Uber is stepping outside the bounds of its main app for the first time, launching its UberEATS service as a standalone app for restaurant delivery starting in five of the cities where it operates. [More]
Instacart, the startup that companies like Target and Whole Foods are using to offer delivery without hiring their own fleet of drivers, has a lot of competition. Even Google is joining the fresh grocery delivery biz in some of Instacart’s key markets, like San Francisco and Los Angeles. The company is cutting driver pay and advertising to their customers, hoping to maybe make money on most of their deliveries soon. [More]
A woman who loves to bake for her family saved for two years to buy a new built-in convection oven. Sears delivered it, and then she had to wait a few weeks to have it installed. That’s when she discovered a problem: what was supposed to be a new oven was full of baked-on filth and even grime on the glass. Sears says that this shouldn’t be possible, yet somehow it happened. [More]
What’s a pizza-loving person to do when the pie they ordered turns out to be a disappointment? After you’ve flung the offending pizza against the wall, that is? Papa John’s says it wants to turn those frowns upside down, by guaranteeing that customers will love their pizzas — and if not, they can get another one for free. [More]
Sometimes it’s just easier to have a piping hot pie delivered to your door, even if it means you have to pay a small fee for the convenience. But an Illinois man claims in a recently filed class-action seeking lawsuit that Papa John’s added a little extra to his bill in the form of an illegal delivery tax. [More]
People who are looking for a bite to eat, but don’t feel like interacting with the world at large can now simply order their meals from their Uber app. The ride-hailing company expanded its UberEATS meal-delivery service to 10 more cities, including Washington, D.C., San Francisco, Atlanta, Houston, Seattle, and Dallas. The service delivers customers their choice of meals from a specially curated and rotating menu that features “local flavors that you crave the most” from the “most popular, iconic restaurants.” [The Wall Street Journal]
Americans ordered what FedEx is calling an unprecedented amount of merchandise online this holiday season, especially at the last minute. They’re blaming that growing habit and weather problems for the delay of some packages, which resulted in some employees working as real-life Santas on Christmas Day to clear the backlog and make sure that as many packages as possible reached their destination by the holiday. [More]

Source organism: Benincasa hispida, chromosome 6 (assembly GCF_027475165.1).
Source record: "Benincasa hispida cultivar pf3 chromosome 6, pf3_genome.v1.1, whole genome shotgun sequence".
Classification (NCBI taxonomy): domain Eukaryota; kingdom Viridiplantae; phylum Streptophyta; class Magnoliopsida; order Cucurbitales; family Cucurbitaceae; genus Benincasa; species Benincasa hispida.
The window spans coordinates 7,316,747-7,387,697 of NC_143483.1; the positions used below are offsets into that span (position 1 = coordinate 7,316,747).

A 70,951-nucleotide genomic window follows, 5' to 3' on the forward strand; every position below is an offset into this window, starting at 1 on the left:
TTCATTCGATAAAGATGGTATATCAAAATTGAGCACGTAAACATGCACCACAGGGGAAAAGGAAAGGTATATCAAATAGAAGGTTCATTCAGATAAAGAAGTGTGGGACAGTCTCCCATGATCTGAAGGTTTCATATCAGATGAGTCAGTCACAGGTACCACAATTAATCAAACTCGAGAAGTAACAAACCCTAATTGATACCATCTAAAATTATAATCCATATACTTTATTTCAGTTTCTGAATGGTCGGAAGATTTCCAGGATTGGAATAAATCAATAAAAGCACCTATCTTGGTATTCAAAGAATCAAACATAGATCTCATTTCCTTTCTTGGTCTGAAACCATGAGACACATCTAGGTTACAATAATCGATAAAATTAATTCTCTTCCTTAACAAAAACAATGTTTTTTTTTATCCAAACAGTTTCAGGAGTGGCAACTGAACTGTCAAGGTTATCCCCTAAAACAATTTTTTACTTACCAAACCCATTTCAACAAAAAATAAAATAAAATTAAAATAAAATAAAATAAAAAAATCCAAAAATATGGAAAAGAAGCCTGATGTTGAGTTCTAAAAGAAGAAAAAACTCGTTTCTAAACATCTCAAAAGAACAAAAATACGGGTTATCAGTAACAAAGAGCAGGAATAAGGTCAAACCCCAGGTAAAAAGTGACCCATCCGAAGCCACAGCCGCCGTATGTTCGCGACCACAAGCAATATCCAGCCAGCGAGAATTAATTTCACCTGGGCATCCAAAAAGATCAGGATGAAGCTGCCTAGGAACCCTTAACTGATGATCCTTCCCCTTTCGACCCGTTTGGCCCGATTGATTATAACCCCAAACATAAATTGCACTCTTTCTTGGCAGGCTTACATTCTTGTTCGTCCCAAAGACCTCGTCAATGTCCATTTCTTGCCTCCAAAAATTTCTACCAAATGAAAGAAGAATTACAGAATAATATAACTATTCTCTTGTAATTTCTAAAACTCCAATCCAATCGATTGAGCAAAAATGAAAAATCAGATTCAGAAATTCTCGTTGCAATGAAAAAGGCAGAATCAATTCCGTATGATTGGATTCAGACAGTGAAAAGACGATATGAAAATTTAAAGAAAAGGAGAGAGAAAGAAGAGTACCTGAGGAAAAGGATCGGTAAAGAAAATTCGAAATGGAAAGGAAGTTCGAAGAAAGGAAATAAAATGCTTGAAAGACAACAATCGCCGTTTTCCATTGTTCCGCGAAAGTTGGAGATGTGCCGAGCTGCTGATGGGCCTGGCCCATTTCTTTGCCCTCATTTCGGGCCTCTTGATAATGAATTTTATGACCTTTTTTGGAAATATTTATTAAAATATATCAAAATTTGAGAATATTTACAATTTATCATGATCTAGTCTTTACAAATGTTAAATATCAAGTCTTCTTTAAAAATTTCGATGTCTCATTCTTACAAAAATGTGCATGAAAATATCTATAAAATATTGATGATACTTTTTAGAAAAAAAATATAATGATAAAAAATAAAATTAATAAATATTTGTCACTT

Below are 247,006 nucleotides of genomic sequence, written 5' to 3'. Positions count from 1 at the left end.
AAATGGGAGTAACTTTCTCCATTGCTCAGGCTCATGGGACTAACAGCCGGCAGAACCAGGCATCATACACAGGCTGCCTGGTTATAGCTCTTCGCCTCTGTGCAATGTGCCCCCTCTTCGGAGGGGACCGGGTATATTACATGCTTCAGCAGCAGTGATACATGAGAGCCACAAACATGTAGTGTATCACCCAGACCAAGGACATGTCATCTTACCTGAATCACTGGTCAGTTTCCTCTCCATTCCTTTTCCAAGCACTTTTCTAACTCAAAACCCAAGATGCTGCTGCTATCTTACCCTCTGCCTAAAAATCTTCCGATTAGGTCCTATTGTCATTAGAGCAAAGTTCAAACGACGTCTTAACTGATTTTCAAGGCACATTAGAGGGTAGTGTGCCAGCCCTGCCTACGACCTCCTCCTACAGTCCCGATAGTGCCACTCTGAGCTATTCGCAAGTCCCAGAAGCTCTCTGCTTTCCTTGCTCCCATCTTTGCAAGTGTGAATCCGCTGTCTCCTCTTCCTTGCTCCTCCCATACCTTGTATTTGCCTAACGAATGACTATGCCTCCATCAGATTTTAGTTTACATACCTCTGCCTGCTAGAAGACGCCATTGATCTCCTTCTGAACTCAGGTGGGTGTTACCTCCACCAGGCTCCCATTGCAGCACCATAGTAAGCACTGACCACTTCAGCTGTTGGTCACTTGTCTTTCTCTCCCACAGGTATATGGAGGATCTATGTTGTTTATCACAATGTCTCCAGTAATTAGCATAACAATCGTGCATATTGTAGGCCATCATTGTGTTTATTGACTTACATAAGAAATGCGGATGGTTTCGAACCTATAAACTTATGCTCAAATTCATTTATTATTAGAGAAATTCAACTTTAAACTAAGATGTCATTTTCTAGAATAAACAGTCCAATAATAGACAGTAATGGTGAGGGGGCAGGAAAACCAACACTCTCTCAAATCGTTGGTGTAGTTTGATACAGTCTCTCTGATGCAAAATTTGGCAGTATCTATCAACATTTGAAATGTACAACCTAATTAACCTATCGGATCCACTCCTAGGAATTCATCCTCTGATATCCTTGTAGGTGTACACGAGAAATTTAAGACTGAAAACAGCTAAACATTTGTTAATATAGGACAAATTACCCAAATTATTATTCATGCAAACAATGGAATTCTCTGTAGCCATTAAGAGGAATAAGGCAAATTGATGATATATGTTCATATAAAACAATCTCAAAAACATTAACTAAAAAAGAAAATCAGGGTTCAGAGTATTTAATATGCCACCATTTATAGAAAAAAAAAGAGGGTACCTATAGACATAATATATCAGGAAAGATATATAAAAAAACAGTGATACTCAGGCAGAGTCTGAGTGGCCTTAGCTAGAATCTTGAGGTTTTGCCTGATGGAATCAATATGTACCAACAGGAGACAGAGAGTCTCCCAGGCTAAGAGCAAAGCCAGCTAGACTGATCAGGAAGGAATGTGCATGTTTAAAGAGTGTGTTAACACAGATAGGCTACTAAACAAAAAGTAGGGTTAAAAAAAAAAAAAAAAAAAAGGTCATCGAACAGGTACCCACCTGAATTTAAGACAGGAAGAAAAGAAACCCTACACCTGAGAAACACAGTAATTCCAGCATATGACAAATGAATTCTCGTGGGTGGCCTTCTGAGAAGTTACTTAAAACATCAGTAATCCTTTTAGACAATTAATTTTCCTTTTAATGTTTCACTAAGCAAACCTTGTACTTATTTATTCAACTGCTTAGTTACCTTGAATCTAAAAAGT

With just days remaining before Christmas, you might be
impatiently waiting for a few last deliveries to show up at your door. While those deliveries might be a sight for sore eyes, there’s another – of the scammy kind – that you should be on the look out for. [More]
The busiest shipping and mailing day of the year is upon us, with the U.S. Postal Service expecting to process more than 600 million cards, letters, postcards, periodicals, catalogs, and packages today alone. Gift givers who have already sent off their goodies shouldn’t encounter too many issues with their packages making it on time, but for the rest of us procrastinators, we might want to head to the post office, UPS or FedEx store sooner rather than later. [More]
No one wants to see their packages stolen from their front porch. Not even package thieves want anyone to steal their packages. That’s why, as we shift more of our shopping online, the major delivery services have devised new ways to ensure that our packages end up in our hands. [More]
Pizza Hut has been fighting for a slice of the marketplace pie with a weapon that’s turning out to be rather ineffective namely, a complete menu revamp that added a bunch of new crusts, drizzles, toppings and doodads to their regular slate of pizzas. That whole idea of trying to compete with a better product is not the way to go, Yum Brands CEO Greg Creed says. Instead, Pizza Hut should focus on being more convenient than its rivals.
Amazon Adds 4,000 Items To “Prime Now” Delivery, Because You Never Know When You’ll Need A New TV In One Hour
When it launched, Amazon’s Prime Now service aimed to quickly provide customers with household necessities like toothpaste and paper towels. But now, just in time for the holidays, the company is apparently redefining what necessity means by adding some 4,000 items to the delivery roster including big-screen TVs, popular toys and baking supplies. [More]
You may soon see semi-trucks cruising around the highways and byways of America branded with the Amazon logo, not because the company is going to start delivering its own stuff, but because it wants to become more efficient at how its inventory gets from one company facility to another.
Nearly two months after Starbucks launched a test of its “Green Apron Delivery” concept at the Empire State Building, the coffee giant’s drinks have hit the streets of select Seattle neighborhoods. While the service could no doubt be a welcome convenience for some, the added fee creates a bit of sticker shock. [More]
Two years after Amazon debuted its delivery drone to the masses, the e-commerce giant is back with a new demo video showing the company’s latest prototype for its Prime Air unmanned aerial vehicle.
After announcing this summer that it would be dipping its toes into mobile ordering as well as mulling the idea of offering delivery service, Dunkin’ Donuts says it’s testing both features at various markets around the country now.